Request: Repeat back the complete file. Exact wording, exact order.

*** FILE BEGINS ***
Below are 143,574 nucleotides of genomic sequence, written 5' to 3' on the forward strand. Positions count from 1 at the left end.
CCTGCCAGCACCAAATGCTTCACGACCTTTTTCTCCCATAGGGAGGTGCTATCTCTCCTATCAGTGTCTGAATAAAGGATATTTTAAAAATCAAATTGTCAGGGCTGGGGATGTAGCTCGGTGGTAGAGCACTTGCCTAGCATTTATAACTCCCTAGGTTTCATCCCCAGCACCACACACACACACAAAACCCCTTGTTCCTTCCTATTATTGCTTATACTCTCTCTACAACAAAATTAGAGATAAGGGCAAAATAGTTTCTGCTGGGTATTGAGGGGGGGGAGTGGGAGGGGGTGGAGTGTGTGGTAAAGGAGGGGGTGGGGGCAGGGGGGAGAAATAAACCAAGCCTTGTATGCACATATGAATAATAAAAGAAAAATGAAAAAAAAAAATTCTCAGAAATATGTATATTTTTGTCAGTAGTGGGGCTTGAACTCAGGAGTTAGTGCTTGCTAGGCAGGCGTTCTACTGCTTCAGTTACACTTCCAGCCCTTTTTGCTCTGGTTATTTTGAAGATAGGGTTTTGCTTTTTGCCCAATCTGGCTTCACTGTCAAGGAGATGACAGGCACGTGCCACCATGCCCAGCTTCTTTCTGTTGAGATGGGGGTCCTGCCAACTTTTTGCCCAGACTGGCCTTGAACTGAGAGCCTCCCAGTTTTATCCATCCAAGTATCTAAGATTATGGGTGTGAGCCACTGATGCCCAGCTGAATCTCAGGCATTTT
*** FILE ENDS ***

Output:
Below are 143,574 nucleotides of genomic sequence, written 5' to 3' on the forward strand. Positions count from 1 at the left end.
CCTGCCAGCACCAAATGCTTCACGACCTTTTTCTCCCATAGGGAGGTGCTATCTCTCCTATCAGTGTCTGAATAAAGGATATTTTAAAAATCAAATTGTCAGGGCTGGGGATGTAGCTCGGTGGTAGAGCACTTGCCTAGCATTTATAACTCCCTAGGTTTCATCCCCAGCACCACACACACACACAAAACCCCTTGTTCCTTCCTATTATTGCTTATACTCTCTCTACAACAAAATTAGAGATAAGGGCAAAATAGTTTCTGCTGGGTATTGAGGGGGGGGAGTGGGAGGGGGTGGAGTGTGTGGTAAAGGAGGGGGTGGGGGCAGGGGGGAGAAATAAACCAAGCCTTGTATGCACATATGAATAATAAAAGAAAAATGAAAAAAAAAAATTCTCAGAAATATGTATATTTTTGTCAGTAGTGGGGCTTGAACTCAGGAGTTAGTGCTTGCTAGGCAGGCGTTCTACTGCTTCAGTTACACTTCCAGCCCTTTTTGCTCTGGTTATTTTGAAGATAGGGTTTTGCTTTTTGCCCAATCTGGCTTCACTGTCAAGGAGATGACAGGCACGTGCCACCATGCCCAGCTTCTTTCTGTTGAGATGGGGGTCCTGCCAACTTTTTGCCCAGACTGGCCTTGAACTGAGAGCCTCCCAGTTTTATCCATCCAAGTATCTAAGATTATGGGTGTGAGCCACTGATGCCCAGCTGAATCTCAGGCATTTT